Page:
The internet only became commercialized in 1995, but its genesis goes back to the late 1960s, more precisely October 29, 1969. That was the date when Robert William Tayor, a former NASA researcher working for the Pentagon’s Advanced Research Projects Agency (ARPA), launched the ARPAnet operational network, which is recognized as the precursor to what became the internet. ARPAnet provides the starting point for visitors to the recently launched The Big Internet Museum, a virtual venue for all things great and downright silly about the internet.
The museum is presented as a slideshow and moves over a timeline that covers 1969 to 2012. At the time of writing this article the tour ended with South Korean superstar Psy’s Gangnam Style, which has notched over one billion views on YouTube. Between ARPAnet and K-pop madness are AOL, MSN, LOLCats and many other internet icons, some of which already look positively vintage now. Some pieces are likely to give visitors a warm feeling of nostalgia, such as the page about Geocities, which colorfully ruled the Web-hosting arena in the late 90s.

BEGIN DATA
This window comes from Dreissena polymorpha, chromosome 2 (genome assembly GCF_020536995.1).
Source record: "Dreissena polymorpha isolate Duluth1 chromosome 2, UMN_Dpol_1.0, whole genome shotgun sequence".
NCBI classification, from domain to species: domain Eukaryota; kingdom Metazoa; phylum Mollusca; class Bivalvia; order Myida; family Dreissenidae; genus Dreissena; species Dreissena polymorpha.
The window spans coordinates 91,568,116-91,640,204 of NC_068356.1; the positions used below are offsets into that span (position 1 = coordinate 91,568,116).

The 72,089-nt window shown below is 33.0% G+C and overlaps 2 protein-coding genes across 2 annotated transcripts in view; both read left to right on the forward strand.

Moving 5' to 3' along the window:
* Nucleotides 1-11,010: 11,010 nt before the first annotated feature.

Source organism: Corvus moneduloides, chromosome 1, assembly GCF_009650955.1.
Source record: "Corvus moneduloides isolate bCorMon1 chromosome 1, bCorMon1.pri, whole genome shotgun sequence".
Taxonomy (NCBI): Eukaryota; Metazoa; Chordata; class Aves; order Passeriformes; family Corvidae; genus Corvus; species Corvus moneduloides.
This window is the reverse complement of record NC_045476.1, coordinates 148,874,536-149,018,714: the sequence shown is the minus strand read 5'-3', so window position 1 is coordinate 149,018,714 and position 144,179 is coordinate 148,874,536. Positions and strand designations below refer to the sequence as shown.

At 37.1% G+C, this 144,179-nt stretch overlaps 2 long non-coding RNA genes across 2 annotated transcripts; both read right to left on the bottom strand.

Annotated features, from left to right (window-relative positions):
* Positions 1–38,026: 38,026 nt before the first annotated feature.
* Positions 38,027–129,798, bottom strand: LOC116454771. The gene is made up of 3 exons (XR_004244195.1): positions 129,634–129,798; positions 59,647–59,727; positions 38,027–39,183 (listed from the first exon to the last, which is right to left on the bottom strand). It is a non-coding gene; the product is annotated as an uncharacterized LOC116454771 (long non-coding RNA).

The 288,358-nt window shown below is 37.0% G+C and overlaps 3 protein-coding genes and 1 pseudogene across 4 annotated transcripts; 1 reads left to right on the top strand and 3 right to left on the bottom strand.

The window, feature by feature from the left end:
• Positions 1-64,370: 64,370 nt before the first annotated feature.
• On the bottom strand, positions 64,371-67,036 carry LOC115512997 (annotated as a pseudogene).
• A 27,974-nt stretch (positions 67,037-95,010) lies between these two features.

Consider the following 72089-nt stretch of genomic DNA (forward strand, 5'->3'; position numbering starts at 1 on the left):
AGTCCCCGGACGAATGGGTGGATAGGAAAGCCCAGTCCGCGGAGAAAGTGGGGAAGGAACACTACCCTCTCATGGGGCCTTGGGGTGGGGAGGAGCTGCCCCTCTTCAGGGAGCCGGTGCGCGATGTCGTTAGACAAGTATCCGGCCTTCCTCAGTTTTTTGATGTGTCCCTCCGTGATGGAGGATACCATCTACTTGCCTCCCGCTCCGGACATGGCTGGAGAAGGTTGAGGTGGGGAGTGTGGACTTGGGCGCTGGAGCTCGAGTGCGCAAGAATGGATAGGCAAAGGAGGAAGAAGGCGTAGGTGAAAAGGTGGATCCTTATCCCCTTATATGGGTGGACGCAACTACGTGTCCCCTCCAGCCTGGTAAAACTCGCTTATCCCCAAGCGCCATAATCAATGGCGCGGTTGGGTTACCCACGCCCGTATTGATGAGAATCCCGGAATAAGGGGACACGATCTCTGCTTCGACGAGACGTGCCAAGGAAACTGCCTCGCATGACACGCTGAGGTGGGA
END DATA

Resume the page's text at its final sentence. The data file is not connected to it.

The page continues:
The online museum project was devised by Dutch advertising professionals Dani Polak, Joep Drummen and Joeri Bakker. MediaMonks, a leading digital production agency in The Netherlands, chipped in with the technology and a mobile version of the museum is currently in development.
The Big Internet Museum's collection is still limited at this point – it took me around ten minutes to skim through it – which is probably to be expected given the subject matter. But in true Web 2.0 spirit, users can help it grow and become curators by submitting a piece. The public votes whether a proposed piece deserves a place in the museum’s permanent collection. If the Web is a work in progress, then it makes sense that its shrine should also reflect that.
Visitors can take a virtual stroll through the museum's halls here.
Source: The Big Internet Museum
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